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Hyperion Records

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Track(s) taken from CDA66676
Recording details: June 1993
Turku (Abo) Cathedral, Finland
Produced by Paul Spicer
Engineered by Paul Niederberger
Release date: February 1994
Total duration: 10 minutes 11 seconds

'An organ, the mere sound of which can send shivers down the spine … breathtaking … another splendid disc as thrilling and truly spectacular as they, or anyone else for that matter, have so far produced' (Gramophone)

Fantasia in F minor, K608
1791 Vienna

Introduction  EnglishFrançaisDeutsch
This is a wonderfully intricate piece of music, written for an amazingly complex piece of machinery. Until the beginnings of the industrial revolution the most complicated machine devised by man was the organ, closely followed by clock-type mechanisms. In Mozart’s time one Count Joseph Deym was an enthusiast for ‘mechanical clocks’, clockwork devices which caused pipe organs to play. He set up an exhibition presenting tableaux after the manner of waxworks displays, which made use of these instruments from among his collection of automata.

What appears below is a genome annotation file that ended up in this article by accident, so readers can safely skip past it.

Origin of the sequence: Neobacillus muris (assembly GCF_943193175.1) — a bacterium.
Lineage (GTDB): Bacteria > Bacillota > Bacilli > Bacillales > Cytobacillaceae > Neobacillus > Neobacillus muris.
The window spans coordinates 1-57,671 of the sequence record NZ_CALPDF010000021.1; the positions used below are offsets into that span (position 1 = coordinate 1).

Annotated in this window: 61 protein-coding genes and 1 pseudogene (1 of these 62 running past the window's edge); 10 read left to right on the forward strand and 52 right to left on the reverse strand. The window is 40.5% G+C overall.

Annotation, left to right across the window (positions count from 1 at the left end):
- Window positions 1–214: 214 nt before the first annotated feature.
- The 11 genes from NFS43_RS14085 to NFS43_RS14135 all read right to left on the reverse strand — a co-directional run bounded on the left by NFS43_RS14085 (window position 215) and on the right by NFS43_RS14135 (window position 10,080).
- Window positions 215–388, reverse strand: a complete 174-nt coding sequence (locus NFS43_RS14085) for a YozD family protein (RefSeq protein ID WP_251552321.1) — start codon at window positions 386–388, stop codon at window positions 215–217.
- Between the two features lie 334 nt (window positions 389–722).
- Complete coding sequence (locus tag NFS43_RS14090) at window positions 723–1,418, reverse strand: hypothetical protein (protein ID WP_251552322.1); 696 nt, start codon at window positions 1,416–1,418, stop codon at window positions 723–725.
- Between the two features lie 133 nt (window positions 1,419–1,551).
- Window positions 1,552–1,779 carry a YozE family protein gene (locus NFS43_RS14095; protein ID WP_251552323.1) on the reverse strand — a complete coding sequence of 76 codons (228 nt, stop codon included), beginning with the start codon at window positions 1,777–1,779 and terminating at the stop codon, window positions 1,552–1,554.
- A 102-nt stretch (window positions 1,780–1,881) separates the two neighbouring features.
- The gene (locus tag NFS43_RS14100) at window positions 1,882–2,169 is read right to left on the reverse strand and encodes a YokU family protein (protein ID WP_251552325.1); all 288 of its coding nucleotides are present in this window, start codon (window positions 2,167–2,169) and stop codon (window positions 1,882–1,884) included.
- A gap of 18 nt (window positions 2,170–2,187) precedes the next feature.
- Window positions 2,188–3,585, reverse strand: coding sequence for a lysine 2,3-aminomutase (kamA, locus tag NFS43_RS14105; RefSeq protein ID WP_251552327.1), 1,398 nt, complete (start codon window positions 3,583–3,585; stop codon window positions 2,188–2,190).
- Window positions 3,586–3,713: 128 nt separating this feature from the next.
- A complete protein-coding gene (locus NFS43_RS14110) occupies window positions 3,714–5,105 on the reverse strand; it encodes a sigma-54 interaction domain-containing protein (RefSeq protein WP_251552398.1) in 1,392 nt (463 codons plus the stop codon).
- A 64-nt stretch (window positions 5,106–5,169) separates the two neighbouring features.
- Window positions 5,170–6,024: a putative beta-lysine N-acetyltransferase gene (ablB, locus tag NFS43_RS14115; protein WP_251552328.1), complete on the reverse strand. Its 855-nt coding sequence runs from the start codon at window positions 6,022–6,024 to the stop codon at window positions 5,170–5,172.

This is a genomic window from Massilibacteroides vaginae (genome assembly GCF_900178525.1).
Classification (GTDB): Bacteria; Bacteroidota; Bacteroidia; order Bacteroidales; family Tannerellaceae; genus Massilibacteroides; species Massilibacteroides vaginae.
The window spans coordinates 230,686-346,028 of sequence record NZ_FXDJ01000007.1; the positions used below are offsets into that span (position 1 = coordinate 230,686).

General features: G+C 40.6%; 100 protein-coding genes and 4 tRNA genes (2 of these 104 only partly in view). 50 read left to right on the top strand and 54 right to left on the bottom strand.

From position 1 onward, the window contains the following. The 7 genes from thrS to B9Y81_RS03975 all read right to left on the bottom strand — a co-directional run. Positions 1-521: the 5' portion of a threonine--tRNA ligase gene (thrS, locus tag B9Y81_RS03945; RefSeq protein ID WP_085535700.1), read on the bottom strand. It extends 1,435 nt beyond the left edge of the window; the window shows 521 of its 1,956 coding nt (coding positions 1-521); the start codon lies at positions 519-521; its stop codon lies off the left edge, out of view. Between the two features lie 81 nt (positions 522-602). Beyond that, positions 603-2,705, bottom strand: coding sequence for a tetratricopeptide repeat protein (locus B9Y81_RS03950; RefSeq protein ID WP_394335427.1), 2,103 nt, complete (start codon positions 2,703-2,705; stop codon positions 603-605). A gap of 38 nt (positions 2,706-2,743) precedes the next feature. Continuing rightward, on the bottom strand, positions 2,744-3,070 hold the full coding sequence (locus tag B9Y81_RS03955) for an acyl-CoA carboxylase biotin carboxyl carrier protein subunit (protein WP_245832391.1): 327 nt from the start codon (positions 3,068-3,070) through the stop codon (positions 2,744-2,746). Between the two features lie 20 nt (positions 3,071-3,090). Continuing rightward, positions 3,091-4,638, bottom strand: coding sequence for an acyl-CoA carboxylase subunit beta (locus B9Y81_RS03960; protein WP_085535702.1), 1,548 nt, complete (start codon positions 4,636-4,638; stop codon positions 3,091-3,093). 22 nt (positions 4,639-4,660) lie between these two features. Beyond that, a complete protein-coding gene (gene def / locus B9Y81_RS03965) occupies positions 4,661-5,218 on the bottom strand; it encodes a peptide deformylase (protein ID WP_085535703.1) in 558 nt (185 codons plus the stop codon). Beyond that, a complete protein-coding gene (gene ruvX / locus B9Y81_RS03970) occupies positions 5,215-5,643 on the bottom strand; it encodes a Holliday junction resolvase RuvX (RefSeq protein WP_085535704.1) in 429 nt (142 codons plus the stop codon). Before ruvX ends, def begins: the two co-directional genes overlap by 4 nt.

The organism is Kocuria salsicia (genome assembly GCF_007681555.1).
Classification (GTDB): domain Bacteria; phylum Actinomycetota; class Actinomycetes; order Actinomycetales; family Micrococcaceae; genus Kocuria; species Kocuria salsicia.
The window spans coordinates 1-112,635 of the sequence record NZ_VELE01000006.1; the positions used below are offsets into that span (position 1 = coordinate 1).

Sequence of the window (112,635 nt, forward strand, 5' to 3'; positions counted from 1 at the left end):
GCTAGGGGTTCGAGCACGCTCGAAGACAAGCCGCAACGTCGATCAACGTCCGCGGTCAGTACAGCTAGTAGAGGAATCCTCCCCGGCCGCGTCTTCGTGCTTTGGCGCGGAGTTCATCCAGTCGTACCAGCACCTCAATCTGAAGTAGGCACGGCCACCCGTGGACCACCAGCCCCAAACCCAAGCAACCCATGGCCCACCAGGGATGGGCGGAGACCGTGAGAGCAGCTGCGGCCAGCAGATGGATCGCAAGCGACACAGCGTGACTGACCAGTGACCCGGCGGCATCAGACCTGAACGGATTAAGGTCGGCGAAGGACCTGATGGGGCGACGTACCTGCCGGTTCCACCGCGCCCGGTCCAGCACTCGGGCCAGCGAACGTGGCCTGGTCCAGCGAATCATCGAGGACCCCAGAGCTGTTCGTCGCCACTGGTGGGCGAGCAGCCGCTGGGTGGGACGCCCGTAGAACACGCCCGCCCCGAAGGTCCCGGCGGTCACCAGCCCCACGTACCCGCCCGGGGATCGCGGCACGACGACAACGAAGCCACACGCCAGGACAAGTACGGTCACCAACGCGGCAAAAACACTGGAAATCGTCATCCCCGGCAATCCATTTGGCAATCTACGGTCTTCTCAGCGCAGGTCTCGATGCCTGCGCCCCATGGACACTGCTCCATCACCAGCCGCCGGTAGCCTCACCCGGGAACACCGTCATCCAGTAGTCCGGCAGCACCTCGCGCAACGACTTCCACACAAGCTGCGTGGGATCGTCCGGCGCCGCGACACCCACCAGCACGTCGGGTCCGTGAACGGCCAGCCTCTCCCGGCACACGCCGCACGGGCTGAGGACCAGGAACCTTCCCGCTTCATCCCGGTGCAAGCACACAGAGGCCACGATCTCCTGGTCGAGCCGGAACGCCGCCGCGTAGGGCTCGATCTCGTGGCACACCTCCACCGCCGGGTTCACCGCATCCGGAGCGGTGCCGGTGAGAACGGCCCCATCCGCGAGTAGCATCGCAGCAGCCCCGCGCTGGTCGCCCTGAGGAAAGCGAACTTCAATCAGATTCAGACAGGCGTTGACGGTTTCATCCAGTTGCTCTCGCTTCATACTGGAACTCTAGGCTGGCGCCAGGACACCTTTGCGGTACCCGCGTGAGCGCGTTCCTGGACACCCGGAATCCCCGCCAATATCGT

Mozart’s F minor piece for Deym did not gain the title ‘Fantasia’ until it was arranged for piano duet during the last century. However, it is a totally appropriate name for a piece which is even more fantastic than the machine for which it was created. It begins, rather as Handel’s Messiah opens, with a serious overture in French style, then there is an Andante worthy of the finest string quartet before the serious overture returns. Both parts of the overture explore the device of fugue—a reminder that Mozart had studied the music of Bach. Mozart’s technique and invention in this medium rival the mathematical precision which created the interlocking gears of the mechanism for which the Fantasia was written.

from notes by Ian Carson © 1994

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